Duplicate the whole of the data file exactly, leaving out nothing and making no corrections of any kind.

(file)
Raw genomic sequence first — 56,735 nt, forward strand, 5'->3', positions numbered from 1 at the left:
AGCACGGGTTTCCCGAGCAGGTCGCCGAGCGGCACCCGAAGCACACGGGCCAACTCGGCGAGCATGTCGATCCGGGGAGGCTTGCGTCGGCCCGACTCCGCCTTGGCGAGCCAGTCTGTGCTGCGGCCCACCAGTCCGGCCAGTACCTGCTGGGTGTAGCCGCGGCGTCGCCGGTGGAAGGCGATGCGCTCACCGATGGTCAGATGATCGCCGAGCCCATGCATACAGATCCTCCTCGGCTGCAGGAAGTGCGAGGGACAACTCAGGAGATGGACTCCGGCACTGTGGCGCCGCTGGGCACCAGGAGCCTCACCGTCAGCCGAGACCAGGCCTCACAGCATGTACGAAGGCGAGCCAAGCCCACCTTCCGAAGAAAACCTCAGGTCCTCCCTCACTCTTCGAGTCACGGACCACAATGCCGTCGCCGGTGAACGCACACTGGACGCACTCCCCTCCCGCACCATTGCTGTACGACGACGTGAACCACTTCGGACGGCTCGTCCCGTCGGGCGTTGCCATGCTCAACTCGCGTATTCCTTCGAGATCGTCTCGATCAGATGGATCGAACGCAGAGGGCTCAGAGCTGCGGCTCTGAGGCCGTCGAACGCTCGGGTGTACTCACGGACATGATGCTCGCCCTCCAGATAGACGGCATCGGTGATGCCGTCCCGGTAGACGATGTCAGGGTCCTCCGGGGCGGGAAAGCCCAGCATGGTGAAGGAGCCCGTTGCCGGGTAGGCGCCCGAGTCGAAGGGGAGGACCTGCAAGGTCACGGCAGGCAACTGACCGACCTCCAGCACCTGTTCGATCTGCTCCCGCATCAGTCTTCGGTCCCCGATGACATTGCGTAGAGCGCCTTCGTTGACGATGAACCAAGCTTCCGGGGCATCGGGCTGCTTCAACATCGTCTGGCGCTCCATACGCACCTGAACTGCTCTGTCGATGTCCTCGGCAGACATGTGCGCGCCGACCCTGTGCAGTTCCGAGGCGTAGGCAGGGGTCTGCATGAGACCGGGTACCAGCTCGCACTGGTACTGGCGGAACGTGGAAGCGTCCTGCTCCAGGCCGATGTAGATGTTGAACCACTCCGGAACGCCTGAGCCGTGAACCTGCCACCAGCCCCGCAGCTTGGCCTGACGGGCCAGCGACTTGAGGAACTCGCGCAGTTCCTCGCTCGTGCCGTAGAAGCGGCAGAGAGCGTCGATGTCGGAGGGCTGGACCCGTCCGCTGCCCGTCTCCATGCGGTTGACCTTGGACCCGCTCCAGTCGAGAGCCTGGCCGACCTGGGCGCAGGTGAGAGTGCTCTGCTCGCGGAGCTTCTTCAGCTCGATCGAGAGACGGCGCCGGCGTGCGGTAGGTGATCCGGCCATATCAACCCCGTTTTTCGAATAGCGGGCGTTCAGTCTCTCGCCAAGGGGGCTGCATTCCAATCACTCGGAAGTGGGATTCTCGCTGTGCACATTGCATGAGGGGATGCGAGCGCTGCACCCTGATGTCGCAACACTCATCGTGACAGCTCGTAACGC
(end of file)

Raw genomic sequence first — 56,735 nt, forward strand, 5'->3', positions numbered from 1 at the left:
AGCACGGGTTTCCCGAGCAGGTCGCCGAGCGGCACCCGAAGCACACGGGCCAACTCGGCGAGCATGTCGATCCGGGGAGGCTTGCGTCGGCCCGACTCCGCCTTGGCGAGCCAGTCTGTGCTGCGGCCCACCAGTCCGGCCAGTACCTGCTGGGTGTAGCCGCGGCGTCGCCGGTGGAAGGCGATGCGCTCACCGATGGTCAGATGATCGCCGAGCCCATGCATACAGATCCTCCTCGGCTGCAGGAAGTGCGAGGGACAACTCAGGAGATGGACTCCGGCACTGTGGCGCCGCTGGGCACCAGGAGCCTCACCGTCAGCCGAGACCAGGCCTCACAGCATGTACGAAGGCGAGCCAAGCCCACCTTCCGAAGAAAACCTCAGGTCCTCCCTCACTCTTCGAGTCACGGACCACAATGCCGTCGCCGGTGAACGCACACTGGACGCACTCCCCTCCCGCACCATTGCTGTACGACGACGTGAACCACTTCGGACGGCTCGTCCCGTCGGGCGTTGCCATGCTCAACTCGCGTATTCCTTCGAGATCGTCTCGATCAGATGGATCGAACGCAGAGGGCTCAGAGCTGCGGCTCTGAGGCCGTCGAACGCTCGGGTGTACTCACGGACATGATGCTCGCCCTCCAGATAGACGGCATCGGTGATGCCGTCCCGGTAGACGATGTCAGGGTCCTCCGGGGCGGGAAAGCCCAGCATGGTGAAGGAGCCCGTTGCCGGGTAGGCGCCCGAGTCGAAGGGGAGGACCTGCAAGGTCACGGCAGGCAACTGACCGACCTCCAGCACCTGTTCGATCTGCTCCCGCATCAGTCTTCGGTCCCCGATGACATTGCGTAGAGCGCCTTCGTTGACGATGAACCAAGCTTCCGGGGCATCGGGCTGCTTCAACATCGTCTGGCGCTCCATACGCACCTGAACTGCTCTGTCGATGTCCTCGGCAGACATGTGCGCGCCGACCCTGTGCAGTTCCGAGGCGTAGGCAGGGGTCTGCATGAGACCGGGTACCAGCTCGCACTGGTACTGGCGGAACGTGGAAGCGTCCTGCTCCAGGCCGATGTAGATGTTGAACCACTCCGGAACGCCTGAGCCGTGAACCTGCCACCAGCCCCGCAGCTTGGCCTGACGGGCCAGCGACTTGAGGAACTCGCGCAGTTCCTCGCTCGTGCCGTAGAAGCGGCAGAGAGCGTCGATGTCGGAGGGCTGGACCCGTCCGCTGCCCGTCTCCATGCGGTTGACCTTGGACCCGCTCCAGTCGAGAGCCTGGCCGACCTGGGCGCAGGTGAGAGTGCTCTGCTCGCGGAGCTTCTTCAGCTCGATCGAGAGACGGCGCCGGCGTGCGGTAGGTGATCCGGCCATATCAACCCCGTTTTTCGAATAGCGGGCGTTCAGTCTCTCGCCAAGGGGGCTGCATTCCAATCACTCGGAAGTGGGATTCTCGCTGTGCACATTGCATGAGGGGATGCGAGCGCTGCACCCTGATGTCGCAACACTCATCGTGACAGCTCGTAACGC